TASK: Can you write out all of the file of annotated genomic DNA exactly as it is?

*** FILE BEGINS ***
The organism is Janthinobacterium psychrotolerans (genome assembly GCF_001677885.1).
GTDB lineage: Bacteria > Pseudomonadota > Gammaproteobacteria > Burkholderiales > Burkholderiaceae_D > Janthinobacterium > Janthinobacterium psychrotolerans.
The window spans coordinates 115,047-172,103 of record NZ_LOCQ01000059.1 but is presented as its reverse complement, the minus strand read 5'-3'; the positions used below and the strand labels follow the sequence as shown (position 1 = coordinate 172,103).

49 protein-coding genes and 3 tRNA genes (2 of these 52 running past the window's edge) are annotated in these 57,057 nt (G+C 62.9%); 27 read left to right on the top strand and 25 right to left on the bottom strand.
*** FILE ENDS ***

The organism is Janthinobacterium psychrotolerans (genome assembly GCF_001677885.1).
GTDB lineage: Bacteria > Pseudomonadota > Gammaproteobacteria > Burkholderiales > Burkholderiaceae_D > Janthinobacterium > Janthinobacterium psychrotolerans.
The window spans coordinates 115,047-172,103 of record NZ_LOCQ01000059.1 but is presented as its reverse complement, the minus strand read 5'-3'; the positions used below and the strand labels follow the sequence as shown (position 1 = coordinate 172,103).

49 protein-coding genes and 3 tRNA genes (2 of these 52 running past the window's edge) are annotated in these 57,057 nt (G+C 62.9%); 27 read left to right on the top strand and 25 right to left on the bottom strand.